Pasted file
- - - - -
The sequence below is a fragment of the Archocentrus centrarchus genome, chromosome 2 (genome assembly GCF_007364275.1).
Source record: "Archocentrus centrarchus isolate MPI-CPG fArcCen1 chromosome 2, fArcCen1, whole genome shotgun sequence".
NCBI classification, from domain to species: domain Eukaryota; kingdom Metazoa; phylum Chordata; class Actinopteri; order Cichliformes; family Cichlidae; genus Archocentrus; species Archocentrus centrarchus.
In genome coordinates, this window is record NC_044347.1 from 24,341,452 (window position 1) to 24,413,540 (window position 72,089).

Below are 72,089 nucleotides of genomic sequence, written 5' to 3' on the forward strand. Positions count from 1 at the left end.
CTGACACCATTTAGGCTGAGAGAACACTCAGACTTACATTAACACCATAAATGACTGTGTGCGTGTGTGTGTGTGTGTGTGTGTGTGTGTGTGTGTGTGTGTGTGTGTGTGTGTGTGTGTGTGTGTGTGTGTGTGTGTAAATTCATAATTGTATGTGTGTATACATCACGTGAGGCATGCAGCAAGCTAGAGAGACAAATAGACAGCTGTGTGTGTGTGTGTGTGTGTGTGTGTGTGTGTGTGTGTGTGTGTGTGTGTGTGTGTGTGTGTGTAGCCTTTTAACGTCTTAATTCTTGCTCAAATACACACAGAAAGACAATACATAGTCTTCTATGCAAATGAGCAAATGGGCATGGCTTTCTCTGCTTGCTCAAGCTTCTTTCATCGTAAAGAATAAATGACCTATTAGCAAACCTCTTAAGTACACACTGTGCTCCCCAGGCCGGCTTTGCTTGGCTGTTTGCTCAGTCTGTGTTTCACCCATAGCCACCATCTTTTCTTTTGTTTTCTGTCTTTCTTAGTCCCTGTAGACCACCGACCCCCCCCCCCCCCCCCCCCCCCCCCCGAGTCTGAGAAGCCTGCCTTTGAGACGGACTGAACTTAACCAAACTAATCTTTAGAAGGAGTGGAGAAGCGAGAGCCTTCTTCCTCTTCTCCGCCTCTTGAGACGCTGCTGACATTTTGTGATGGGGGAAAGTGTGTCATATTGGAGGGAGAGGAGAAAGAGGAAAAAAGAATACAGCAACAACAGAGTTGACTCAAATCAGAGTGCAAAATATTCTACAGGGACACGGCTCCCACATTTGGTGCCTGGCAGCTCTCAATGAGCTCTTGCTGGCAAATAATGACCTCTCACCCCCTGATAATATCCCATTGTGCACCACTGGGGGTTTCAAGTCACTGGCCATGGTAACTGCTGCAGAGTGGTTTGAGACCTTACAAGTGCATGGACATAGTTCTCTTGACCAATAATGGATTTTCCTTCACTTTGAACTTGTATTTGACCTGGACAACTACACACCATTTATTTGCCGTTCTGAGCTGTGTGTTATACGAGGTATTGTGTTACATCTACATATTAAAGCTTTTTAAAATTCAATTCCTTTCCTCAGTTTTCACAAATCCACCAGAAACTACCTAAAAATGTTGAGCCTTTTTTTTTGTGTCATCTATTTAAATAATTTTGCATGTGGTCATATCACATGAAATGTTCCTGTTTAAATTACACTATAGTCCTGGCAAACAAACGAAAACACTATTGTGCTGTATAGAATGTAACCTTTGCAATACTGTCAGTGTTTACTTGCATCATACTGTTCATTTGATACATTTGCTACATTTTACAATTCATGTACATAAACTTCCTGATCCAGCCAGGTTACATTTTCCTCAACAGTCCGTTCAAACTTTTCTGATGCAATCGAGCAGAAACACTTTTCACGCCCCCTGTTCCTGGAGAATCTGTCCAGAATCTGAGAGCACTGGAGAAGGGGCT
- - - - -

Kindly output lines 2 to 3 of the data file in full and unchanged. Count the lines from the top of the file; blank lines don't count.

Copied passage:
Source record: "Archocentrus centrarchus isolate MPI-CPG fArcCen1 chromosome 2, fArcCen1, whole genome shotgun sequence".
NCBI classification, from domain to species: domain Eukaryota; kingdom Metazoa; phylum Chordata; class Actinopteri; order Cichliformes; family Cichlidae; genus Archocentrus; species Archocentrus centrarchus.